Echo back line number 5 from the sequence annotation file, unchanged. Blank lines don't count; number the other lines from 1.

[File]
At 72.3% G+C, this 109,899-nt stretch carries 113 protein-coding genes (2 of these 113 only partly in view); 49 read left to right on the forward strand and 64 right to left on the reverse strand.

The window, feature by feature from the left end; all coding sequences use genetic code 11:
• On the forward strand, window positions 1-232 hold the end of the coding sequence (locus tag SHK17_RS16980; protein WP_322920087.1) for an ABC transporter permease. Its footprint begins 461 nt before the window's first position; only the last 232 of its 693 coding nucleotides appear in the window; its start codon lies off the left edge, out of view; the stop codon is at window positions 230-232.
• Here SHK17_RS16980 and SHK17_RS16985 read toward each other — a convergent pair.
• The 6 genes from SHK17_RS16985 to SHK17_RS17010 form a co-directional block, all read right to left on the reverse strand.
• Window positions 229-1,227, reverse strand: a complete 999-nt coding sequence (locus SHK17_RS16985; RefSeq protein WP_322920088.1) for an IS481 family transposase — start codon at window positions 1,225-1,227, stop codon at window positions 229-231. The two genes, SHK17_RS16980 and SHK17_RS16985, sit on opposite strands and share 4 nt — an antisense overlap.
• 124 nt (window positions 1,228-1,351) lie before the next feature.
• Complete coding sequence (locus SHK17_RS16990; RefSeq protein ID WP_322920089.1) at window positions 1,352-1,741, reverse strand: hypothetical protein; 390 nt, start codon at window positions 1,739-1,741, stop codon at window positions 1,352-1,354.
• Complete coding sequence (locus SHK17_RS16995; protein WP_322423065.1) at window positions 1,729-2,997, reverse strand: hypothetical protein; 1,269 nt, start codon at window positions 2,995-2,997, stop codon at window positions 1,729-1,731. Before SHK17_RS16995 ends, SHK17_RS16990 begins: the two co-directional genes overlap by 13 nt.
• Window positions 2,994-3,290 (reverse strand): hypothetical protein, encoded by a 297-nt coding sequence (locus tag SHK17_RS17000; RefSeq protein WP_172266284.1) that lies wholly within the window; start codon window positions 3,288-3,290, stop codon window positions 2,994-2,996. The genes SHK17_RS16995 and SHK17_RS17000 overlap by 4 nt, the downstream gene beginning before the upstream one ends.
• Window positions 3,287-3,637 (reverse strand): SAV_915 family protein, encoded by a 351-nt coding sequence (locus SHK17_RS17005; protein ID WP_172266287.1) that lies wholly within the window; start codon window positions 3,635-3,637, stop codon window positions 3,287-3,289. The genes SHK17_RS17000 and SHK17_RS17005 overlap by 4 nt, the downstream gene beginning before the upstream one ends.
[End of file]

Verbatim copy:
• The 6 genes from SHK17_RS16985 to SHK17_RS17010 form a co-directional block, all read right to left on the reverse strand.